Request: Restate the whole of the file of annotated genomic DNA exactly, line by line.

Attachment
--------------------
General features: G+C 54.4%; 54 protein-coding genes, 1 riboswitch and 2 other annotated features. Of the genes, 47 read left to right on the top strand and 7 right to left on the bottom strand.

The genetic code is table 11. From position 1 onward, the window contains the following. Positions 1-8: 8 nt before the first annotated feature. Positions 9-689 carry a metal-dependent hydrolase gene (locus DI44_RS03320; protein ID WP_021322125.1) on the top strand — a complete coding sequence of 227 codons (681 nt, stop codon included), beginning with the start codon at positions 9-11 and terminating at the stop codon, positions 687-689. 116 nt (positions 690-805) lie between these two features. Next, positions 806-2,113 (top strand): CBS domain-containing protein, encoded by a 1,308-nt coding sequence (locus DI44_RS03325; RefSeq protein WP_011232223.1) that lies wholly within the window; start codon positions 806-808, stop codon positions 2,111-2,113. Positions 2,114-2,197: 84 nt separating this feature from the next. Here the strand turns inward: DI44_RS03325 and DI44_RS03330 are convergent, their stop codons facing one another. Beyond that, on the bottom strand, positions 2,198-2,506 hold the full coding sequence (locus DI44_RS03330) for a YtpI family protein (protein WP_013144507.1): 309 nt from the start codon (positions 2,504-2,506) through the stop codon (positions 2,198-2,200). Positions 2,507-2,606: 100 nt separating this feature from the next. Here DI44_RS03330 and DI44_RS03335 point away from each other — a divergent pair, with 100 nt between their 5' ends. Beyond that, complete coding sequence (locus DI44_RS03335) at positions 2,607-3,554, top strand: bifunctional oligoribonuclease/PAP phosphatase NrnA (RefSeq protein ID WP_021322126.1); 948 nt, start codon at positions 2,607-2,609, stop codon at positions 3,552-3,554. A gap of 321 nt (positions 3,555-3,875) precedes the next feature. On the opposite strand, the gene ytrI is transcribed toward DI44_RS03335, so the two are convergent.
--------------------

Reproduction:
General features: G+C 54.4%; 54 protein-coding genes, 1 riboswitch and 2 other annotated features. Of the genes, 47 read left to right on the top strand and 7 right to left on the bottom strand.

The genetic code is table 11. From position 1 onward, the window contains the following. Positions 1-8: 8 nt before the first annotated feature. Positions 9-689 carry a metal-dependent hydrolase gene (locus DI44_RS03320; protein ID WP_021322125.1) on the top strand — a complete coding sequence of 227 codons (681 nt, stop codon included), beginning with the start codon at positions 9-11 and terminating at the stop codon, positions 687-689. 116 nt (positions 690-805) lie between these two features. Next, positions 806-2,113 (top strand): CBS domain-containing protein, encoded by a 1,308-nt coding sequence (locus DI44_RS03325; RefSeq protein WP_011232223.1) that lies wholly within the window; start codon positions 806-808, stop codon positions 2,111-2,113. Positions 2,114-2,197: 84 nt separating this feature from the next. Here the strand turns inward: DI44_RS03325 and DI44_RS03330 are convergent, their stop codons facing one another. Beyond that, on the bottom strand, positions 2,198-2,506 hold the full coding sequence (locus DI44_RS03330) for a YtpI family protein (protein WP_013144507.1): 309 nt from the start codon (positions 2,504-2,506) through the stop codon (positions 2,198-2,200). Positions 2,507-2,606: 100 nt separating this feature from the next. Here DI44_RS03330 and DI44_RS03335 point away from each other — a divergent pair, with 100 nt between their 5' ends. Beyond that, complete coding sequence (locus DI44_RS03335) at positions 2,607-3,554, top strand: bifunctional oligoribonuclease/PAP phosphatase NrnA (RefSeq protein ID WP_021322126.1); 948 nt, start codon at positions 2,607-2,609, stop codon at positions 3,552-3,554. A gap of 321 nt (positions 3,555-3,875) precedes the next feature. On the opposite strand, the gene ytrI is transcribed toward DI44_RS03335, so the two are convergent.